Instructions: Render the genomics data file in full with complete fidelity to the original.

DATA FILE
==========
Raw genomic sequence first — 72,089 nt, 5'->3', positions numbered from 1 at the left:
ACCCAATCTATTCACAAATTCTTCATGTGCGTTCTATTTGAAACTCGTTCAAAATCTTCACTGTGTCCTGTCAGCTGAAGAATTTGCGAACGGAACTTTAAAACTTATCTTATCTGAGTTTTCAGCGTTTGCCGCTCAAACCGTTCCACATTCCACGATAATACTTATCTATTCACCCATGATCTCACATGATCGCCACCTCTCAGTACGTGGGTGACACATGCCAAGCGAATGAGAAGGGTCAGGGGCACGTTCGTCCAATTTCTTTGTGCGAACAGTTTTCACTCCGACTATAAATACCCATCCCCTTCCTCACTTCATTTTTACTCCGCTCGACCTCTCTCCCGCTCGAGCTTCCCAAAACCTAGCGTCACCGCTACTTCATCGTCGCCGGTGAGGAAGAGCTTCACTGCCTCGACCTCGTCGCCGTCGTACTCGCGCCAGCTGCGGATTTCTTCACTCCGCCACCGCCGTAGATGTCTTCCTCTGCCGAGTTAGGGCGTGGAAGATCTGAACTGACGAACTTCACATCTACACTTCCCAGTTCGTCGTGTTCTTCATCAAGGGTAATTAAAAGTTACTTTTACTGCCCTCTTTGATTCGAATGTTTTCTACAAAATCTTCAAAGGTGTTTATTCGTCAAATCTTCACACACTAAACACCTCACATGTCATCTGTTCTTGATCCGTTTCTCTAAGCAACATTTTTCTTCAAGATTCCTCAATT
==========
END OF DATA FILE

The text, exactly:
Raw genomic sequence first — 72,089 nt, 5'->3', positions numbered from 1 at the left:
ACCCAATCTATTCACAAATTCTTCATGTGCGTTCTATTTGAAACTCGTTCAAAATCTTCACTGTGTCCTGTCAGCTGAAGAATTTGCGAACGGAACTTTAAAACTTATCTTATCTGAGTTTTCAGCGTTTGCCGCTCAAACCGTTCCACATTCCACGATAATACTTATCTATTCACCCATGATCTCACATGATCGCCACCTCTCAGTACGTGGGTGACACATGCCAAGCGAATGAGAAGGGTCAGGGGCACGTTCGTCCAATTTCTTTGTGCGAACAGTTTTCACTCCGACTATAAATACCCATCCCCTTCCTCACTTCATTTTTACTCCGCTCGACCTCTCTCCCGCTCGAGCTTCCCAAAACCTAGCGTCACCGCTACTTCATCGTCGCCGGTGAGGAAGAGCTTCACTGCCTCGACCTCGTCGCCGTCGTACTCGCGCCAGCTGCGGATTTCTTCACTCCGCCACCGCCGTAGATGTCTTCCTCTGCCGAGTTAGGGCGTGGAAGATCTGAACTGACGAACTTCACATCTACACTTCCCAGTTCGTCGTGTTCTTCATCAAGGGTAATTAAAAGTTACTTTTACTGCCCTCTTTGATTCGAATGTTTTCTACAAAATCTTCAAAGGTGTTTATTCGTCAAATCTTCACACACTAAACACCTCACATGTCATCTGTTCTTGATCCGTTTCTCTAAGCAACATTTTTCTTCAAGATTCCTCAATT